Thursday, June 05, 2008

Canberra: Where things go backwards

The ACT’s economy has stalled and gone backwards under the weight of high mortgage rates, high petrol prices and talk of Budget cutbacks. It is the only Australian economy to have done so.

The Australian National Accounts released yesterday show that spending and investment climbed strongly in every state and territory other than the ACT in the three months to March.

Only in the Territory did growth collapse, turning negative to minus 0.3 per cent in trend terms in the quarter and minus 1.6 per cent in seasonally adjusted terms.

Over the twelve months to March economic activity scarcely grew at all in the ACT with State Final Demand, which measures investment and spending climbing by a mere 0.1 per cent, compared to 3.7 per cent in NSW, 4.3 per cent in Victoria and 6.3 per cent in Queensland and Western Australia.

The Acting Chief Minister Katy Gallagher blamed the election of the Rudd Government for the collapse...

...saying that “a change in government nationally has resulted in a temporary slowdown in public spending which was confirmed by the efficiencies announced in the federal budget.”

“A city and national capital like Canberra will always feel a greater impact from these sort of measures than any other place,” the Acting Chief Minister said.

A director with Access Economics Chris Richardson said the ACT didn’t suffer as much from the Budget as it did from the talk about “pain” leading up to it.

“When all was said and done, more was said than was done in the Budget. It wasn’t tough. Now that’s good for the medium term outlook of the ACT economy but it couldn’t stop it moving into the slow lane while the talk was going on in the first three months of this year.”

Challenged as to whether he had brought on the ACT’s collapse in the economic activity by his talk of pain in the first three months of the year the Finance Minister Lindsay Tanner told the Canberra Times, “it would be nice if I was that influential, but I doubt if I can be blamed for any softening of the ACT economy”.

“It's important to distinguish between commentary of politicians and government ministers and the occasional embellishment that occurs when that is being conveyed to the general community.”

“But it is, I think, stretching it to suggest that there has been any significant impact from talk prior to the budget.”

Asked why he thought the ACT’s economic growth had turned negative he replied that “probably the most significant answer is that the ACT is the least mining and resource focused economy in Australia.”

Both household and government spending fell in the three months to March with private and government investment falling sharply.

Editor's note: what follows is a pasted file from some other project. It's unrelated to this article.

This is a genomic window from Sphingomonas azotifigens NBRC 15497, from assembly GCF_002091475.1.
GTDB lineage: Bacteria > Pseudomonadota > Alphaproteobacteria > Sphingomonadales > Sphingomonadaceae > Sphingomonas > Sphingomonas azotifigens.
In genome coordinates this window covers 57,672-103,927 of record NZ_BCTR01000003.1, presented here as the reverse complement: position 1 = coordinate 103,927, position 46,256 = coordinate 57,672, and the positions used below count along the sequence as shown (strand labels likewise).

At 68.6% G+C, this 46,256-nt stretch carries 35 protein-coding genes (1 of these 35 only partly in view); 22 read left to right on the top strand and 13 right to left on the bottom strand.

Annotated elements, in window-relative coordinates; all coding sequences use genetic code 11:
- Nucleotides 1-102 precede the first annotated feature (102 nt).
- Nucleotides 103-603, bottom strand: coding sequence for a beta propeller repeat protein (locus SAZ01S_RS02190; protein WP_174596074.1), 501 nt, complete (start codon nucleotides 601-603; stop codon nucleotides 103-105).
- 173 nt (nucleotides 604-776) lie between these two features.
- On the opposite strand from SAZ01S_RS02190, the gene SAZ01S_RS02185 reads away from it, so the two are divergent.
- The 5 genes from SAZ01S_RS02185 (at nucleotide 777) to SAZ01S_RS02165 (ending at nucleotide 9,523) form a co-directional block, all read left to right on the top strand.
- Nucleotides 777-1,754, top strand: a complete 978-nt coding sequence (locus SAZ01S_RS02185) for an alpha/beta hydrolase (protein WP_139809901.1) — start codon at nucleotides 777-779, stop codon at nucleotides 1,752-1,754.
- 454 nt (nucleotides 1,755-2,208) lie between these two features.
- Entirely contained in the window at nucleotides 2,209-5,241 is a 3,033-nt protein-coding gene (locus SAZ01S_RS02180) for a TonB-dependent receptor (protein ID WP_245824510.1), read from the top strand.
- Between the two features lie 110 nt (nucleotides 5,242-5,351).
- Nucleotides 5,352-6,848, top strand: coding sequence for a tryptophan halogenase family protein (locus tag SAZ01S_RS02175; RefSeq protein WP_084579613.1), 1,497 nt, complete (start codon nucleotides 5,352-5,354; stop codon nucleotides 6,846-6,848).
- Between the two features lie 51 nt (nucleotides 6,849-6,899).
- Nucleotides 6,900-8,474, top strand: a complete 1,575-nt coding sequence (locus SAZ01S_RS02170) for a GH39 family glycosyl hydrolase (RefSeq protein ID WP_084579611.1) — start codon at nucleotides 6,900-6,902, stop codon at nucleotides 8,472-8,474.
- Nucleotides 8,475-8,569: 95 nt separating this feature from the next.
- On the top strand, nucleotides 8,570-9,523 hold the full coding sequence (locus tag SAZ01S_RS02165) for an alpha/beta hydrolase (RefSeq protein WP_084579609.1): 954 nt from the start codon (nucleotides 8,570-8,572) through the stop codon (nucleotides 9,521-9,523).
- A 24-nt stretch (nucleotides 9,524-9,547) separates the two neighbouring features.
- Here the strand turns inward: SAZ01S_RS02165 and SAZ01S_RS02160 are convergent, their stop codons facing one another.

Commercial construction shrunk 12 per cent.

“Commercial construction is still charging ahead fast and strong, just not as fast as it was,” said Chris Richardson of Access Economics.

“We did have a doubled up boom. It began in the public sector with big spending and spread to private sector. We have lost one of those two booms.”

Christopher Peters of the ACT & Region Chamber of Commerce said the next few months would be crunch time for business in the ACT.

“Spending in shops is completely flat. Business profitability has dropped for the first time in a decade, and costs like wage costs are increasing because of the skills shortage.”

“Since the Budget I am hearing two things: I am hearing some people say that the day after the Budget business started to pick up, but I am hearing quite a few people saying it hasn’t made any difference.”

“I reckon it’s crunch time.”

“If in three months our economy hasn’t recovered, then that’s going to be a strong signal for Canberra,” he said.

The Acting Chief Minister said she expected spending and investment in the ACT to rebound.

“But the ACT doesn't have the capacity to match the resource-rich states of Western Australia and Queensland which are clearly cashing in on the mining boom,” she said.

The Opposition leader Zed Seselja countered that the Stanhope government had had six years to diversify the ACT’s economy.

The Finance Minister Lindsay Tanner warned that he was about embark on phase two of his “razor gang” searching for deeper government spending cuts but that he had targets for what he would achieve.

“The areas we are delving into are highly complex and it is basically impossible to make a realistic assessment of what you may achieve until you're well into the process,” Mr Tanner said.

The National Accounts showed that Australia’s economy continued to grow at a modest pace of 0.6 per cent for the quarter and 3.6 per cent for the year at a time when the rest of world was slowing.

The OECD’s economic outlook released this morning predicts a further slowing in Australia’s economic growth to 2.7 per cent next year matched by a slowing in inflation to 3.1 per cent.